Canadians’ current wildfires have brought intense smog to the northern U.S., resulting in air quality alerts for three-quarters of a hundred million people. Government officials are strongly advising the public to practice safety protocols and limit their exposure to the outdoors to avoid any possible ill effects caused by the smoke.

According to predictions, these risky air conditions are expected to remain for multiple days. Low pressure is causing the present weather pattern to drive smoke into the US, especially affecting the Northeast. This situation is anticipated to remain for a few days, though an alteration is expected to come by next week.

Areas in the northern United States, like Charlotte, Indianapolis, Rhode Island, New York, Detroit, and Delaware, have issued air quality alerts as a result of the thick smoke generated by over 430 ongoing wildfires in Canada. This haze of smoke has created a frightening orange glow, covering neighborhoods, parks, and school grounds and raising worries about the possible contamination of the air.

On Wednesday evening, the air quality in New York City had skyrocketed to a hazardous level 6, surpassing 320 on the air quality index from—an online resource operated by a variety of governmental departments. On Thursday, NYC air quality levels rose marginally; however, the region still resides in the “very unhealthy” category – this has resulted in the Big Apple being one of the most polluted cities in the world. Due to the low visibility resulting from the smog, the Federal Aviation Administration established a ground stop on Thursday for all flights heading toward LaGuardia Airport, and similar orders are likely to be enforced for airports from New York to Charlotte.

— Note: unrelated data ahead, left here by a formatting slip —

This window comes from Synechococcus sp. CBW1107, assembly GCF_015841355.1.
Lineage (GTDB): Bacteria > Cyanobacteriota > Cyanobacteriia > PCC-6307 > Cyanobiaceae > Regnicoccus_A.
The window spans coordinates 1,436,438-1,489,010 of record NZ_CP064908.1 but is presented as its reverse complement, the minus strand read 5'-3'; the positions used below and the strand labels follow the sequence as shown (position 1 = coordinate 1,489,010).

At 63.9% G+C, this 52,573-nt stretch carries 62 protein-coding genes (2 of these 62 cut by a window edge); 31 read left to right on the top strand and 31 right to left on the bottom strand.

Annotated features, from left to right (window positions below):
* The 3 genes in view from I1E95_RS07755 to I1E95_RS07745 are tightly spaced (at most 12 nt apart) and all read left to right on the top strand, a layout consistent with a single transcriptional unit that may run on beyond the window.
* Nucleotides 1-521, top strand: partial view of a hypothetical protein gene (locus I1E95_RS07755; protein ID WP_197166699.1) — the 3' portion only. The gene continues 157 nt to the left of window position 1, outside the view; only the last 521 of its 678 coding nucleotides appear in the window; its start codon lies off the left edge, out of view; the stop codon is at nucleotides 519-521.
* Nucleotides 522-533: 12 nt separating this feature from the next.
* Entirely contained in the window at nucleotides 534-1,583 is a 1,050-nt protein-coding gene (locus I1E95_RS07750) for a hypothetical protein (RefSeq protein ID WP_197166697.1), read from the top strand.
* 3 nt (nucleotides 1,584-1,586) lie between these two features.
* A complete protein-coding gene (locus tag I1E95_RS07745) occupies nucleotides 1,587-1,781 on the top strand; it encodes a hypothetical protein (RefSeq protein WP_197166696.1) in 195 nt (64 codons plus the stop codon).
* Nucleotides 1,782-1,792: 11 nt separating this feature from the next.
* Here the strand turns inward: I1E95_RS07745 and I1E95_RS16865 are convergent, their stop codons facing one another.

The City of Philadelphia has issued a Code Red warning, which the Department of Health has used to remind people of the risks that the smoke poses. The health of the elderly, children, and those with underlying respiratory or cardiovascular conditions is particularly vulnerable to the serious consequences this smog could produce.

James Garrow, a representative of the Philadelphia Department of Public Health, stated emphatically that those not part of the sensitive groups should abstain from performing rigorous outdoor activities such as running or exercising.

The impact of the Canadian wildfires on air quality in the Northern US emphasizes the urgent need for precautionary measures and heightened public awareness. In an effort to prioritize the safety and welfare of residents, authorities and health agencies remain dedicated to closely monitoring the situation.